Five Life-Changing Reads

Every avid reader has a favorite book or two… or seventy-six. But some of those notable or obscure titles can be life-changing. So, here’s a list of some of the books that have changed my life – not only as a reader, but as a person!

1.) Peter Pan by J.M. Barrie – Most folks probably think of the classic Disney movie when they hear the name ‘Peter Pan,’  but my first thought is always the book. This book was my first foray into a magical, multi-faceted fantasy world that explores joy and sorrow, light and shadow, happiness and fear. It captures both the wonder – and terror – of eternal childhood, of being terrified of losing something, and the bittersweet nature of fleeting youth against the inevitability of growing up. I realized, the first time reading this book, that the “never” in “Neverland” can be interpreted either as wondrous and whimsical, or grim and dour – or maybe a mix of both. I love a fairytale-esque story with a twist of something dark, and Peter Pan was the gateway book for me. The dual-nature of this book is encompassed in one of its most iconic lines, as said by the titular character himself: “To die would be an awfully big adventure.”

20190121_104043.jpg2.) Leaves of Grass by Walt Whitman – I’ve never been a poetry person… rather, I wasn’t until I took a Major Authors course on Walt Whitman my second year of college. I immediately connected with his poems, especially the titular “Leaves of Grass,” “O Captain! My Captain!,” and “Great are the Myths.” Whitman’s poetry, though written in the mid-late 1800’s, has a universality to it, a timeless quality that can be applied to scenarios and events throughout history and around the world, not only those that occurred in his lifetime.. His poems and the themes he presents are personal and profound, passionate and playful, perceptive and piercing. His poems make me think and feel, to apply his words to my own experiences, and I could pore over this book for hours pondering the meanings of his poems and imagining what his life was like. I recently bought a beautiful copy of this collection (pictured) and it’s got a place of honor on my shelf.

3.) The Jungle by Upton Sinclair – I’ve mentioned this one before, but I’m going more in-depth this time around. This is the first book I ever read (followed a few years later by Native Son by Richard Wright) that made me realize why people were drawn to communism/socialism/unions during the Industrial Revolution in America. It was jarring to read about what conditions were like for workers, especially immigrant workers, in the meatpacking industry in the early 20th century, as researched by muckraker author Sinclair. If you have a rosy view of what America was like during that time, building itself up from fields to cities and growing into the capital giant we are today, prepare to have your image shattered by The Jungle. I was assigned to read it for a class and put it off until the last minute, then plowed through the whole thing in one sitting because I was so engrossed. This was my first real wake-up call that American History wasn’t always blue skies and valiant victories… there are plenty of dark clouds and shameful secrets that, though hard to acknowledge, are important to our nation’s identity.

4.) Annie John by Jamaica Kincaid – I read this book for my senior seminar class in college, which focused on Caribbean literature. The entire class was an eye-opening experience, but I had to do a presentation on this novel, so I got to dive a bit deeper into it than the others we read. This book was my first time reading a coming-of-age novel about a girl from a background/life/place so completely different from my own. Growing up on Antigua is nothing like growing up in a rural town in Pennsylvania. And yet, it’s still possible to find universal threads woven into the unique, deftly-told narrative. At times, my heart swelled for Annie – and, at times, my heart shattered for her. Themes of depression, separation, mother/daughter relationships, growing up, and colonization are all expressed in a timeless and powerful fashion, centered around Annie, a complex and beautiful character. If you’ve never read a book like this, I HIGHLY recommend it.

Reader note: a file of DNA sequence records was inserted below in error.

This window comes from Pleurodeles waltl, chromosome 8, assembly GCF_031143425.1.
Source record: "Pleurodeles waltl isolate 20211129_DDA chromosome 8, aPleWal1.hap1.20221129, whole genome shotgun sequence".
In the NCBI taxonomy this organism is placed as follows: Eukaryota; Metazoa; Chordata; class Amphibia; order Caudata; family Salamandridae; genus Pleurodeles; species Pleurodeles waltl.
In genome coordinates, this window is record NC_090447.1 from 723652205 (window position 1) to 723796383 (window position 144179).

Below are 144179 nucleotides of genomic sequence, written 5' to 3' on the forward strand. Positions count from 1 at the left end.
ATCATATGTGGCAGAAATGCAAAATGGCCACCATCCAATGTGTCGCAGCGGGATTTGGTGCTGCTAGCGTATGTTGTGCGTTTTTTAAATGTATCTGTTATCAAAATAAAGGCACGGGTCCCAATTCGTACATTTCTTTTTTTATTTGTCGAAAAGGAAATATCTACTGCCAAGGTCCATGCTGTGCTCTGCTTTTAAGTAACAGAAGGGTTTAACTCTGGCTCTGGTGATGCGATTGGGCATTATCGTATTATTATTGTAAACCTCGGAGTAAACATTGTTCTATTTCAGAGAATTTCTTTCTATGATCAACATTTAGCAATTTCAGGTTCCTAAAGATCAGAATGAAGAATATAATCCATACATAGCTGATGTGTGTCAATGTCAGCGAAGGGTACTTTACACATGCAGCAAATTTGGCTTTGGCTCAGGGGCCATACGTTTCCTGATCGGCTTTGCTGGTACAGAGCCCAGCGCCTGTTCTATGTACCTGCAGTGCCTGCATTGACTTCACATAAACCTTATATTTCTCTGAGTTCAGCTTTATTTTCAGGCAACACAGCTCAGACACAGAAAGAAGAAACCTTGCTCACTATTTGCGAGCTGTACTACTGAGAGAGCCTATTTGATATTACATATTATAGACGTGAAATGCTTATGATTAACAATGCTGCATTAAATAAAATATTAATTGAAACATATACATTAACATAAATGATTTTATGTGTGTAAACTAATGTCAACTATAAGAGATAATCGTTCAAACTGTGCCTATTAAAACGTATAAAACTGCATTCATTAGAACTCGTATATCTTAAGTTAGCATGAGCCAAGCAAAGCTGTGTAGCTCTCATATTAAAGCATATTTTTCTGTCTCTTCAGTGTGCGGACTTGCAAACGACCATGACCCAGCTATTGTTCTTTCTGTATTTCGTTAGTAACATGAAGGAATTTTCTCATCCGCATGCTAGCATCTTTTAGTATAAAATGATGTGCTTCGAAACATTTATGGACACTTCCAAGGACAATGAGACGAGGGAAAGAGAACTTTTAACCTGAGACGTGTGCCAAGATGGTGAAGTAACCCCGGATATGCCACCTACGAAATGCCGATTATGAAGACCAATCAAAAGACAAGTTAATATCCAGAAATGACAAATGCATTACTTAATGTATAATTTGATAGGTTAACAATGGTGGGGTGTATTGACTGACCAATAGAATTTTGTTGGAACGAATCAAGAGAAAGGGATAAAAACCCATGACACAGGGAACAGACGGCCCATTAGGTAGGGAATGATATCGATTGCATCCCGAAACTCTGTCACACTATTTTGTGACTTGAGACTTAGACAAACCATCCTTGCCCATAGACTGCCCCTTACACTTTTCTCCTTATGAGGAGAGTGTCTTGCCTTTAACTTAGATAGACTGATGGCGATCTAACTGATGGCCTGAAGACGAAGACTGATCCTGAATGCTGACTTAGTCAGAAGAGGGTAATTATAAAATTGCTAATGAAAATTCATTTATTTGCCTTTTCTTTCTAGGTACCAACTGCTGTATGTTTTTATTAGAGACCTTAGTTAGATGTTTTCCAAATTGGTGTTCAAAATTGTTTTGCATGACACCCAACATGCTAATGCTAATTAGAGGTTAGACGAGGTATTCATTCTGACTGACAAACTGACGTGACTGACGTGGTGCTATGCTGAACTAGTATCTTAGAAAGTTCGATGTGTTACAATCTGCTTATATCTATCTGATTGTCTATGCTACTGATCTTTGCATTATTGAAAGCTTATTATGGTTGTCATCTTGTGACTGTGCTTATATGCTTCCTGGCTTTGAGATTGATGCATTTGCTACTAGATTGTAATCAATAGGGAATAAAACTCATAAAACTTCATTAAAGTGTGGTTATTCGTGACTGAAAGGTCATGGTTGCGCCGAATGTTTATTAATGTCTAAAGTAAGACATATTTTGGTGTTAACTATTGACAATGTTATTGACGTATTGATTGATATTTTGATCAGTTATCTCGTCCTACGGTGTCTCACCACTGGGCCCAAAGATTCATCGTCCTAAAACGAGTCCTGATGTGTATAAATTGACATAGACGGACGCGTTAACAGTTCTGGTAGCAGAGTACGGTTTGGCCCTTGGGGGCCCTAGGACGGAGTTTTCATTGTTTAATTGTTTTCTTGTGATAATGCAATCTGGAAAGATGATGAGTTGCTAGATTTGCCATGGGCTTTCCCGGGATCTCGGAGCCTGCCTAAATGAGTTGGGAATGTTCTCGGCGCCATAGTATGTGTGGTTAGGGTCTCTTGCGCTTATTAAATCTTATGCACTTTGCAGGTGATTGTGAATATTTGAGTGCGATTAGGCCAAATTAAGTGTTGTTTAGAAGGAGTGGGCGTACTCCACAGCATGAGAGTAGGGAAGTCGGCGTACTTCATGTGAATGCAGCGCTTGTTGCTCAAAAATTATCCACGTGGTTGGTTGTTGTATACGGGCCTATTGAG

5.) The Lord of the Rings by J.R.R. Tolkien – I mean… this book/series has probably changed every fantasy writer’s life, right? It’s THE pinnacle of high fantasy, and will never be topped. It’s just so, so… brilliant. Sure, the language and descriptions can be burdensome, at times… but it’s worth the journey, all the way from Bilbo’s first fateful meeting with Gollum in the bowels of the Misty Mountain to Galdalf’s epic “You cannot pass,” to Sam’s final line of “Well, I’m back,” as he greets his daughter and wife. LotR is the reason I want to write fantasy, and so, it has changed my life for the better.

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Writing Techniques: Querying

This isn’t technically a “techniques” post, because, admittedly, I have very limited experience with this. So, instead, I’m just going to babble a bit about how my process with querying has been going thus far, so it will be a bit more personal.

I never attempted to traditionally publish I’m With You, though, in hindsight, I wish I had given it a shot. My confidence was festering in the gutter after my college graduation, and hearing about the horrendous odds of landing an agent as a fledgling writer didn’t boost my spirits. So when I heard about an indie publishing contest, I submitted I’m With You on a whim. Never queried an agent or anything.

But it’s over and done, and I’m attempting to query agents for my latest MS – a YA/Fantasy currently called Otherworlder about a girl named Evie teaming up with a pair of quirky talking animals in order to save her little sister from peril in a world full of magic. It took me a long time to get to this phase… not only because I’ve been working with editors, getting feedback, revising the MS over, and over, and over, and spending a lot of time tweaking my query materials and researching potential agents. But because I am a wuss.

Well… that’s not totally accurate. But I do, like many others, suffer from anxiety, which has prevented me from taking steps in my writing career and beyond. I used to be crushed by any and all criticism, and paralyzed with fear over the idea of rejection. It took me a long time to seek help for these issues (until I started developing ritualistic behaviors, which is a bit of a red flag) but I recently did so, and I’ve gotten a lot better in regards to handing my writing and general life stuff. Getting a proper diagnosis and learning how to handle it has done wonders – I’m not saying that as a sympathy grab, it’s just the truth. I still have bad days, but I’m improving.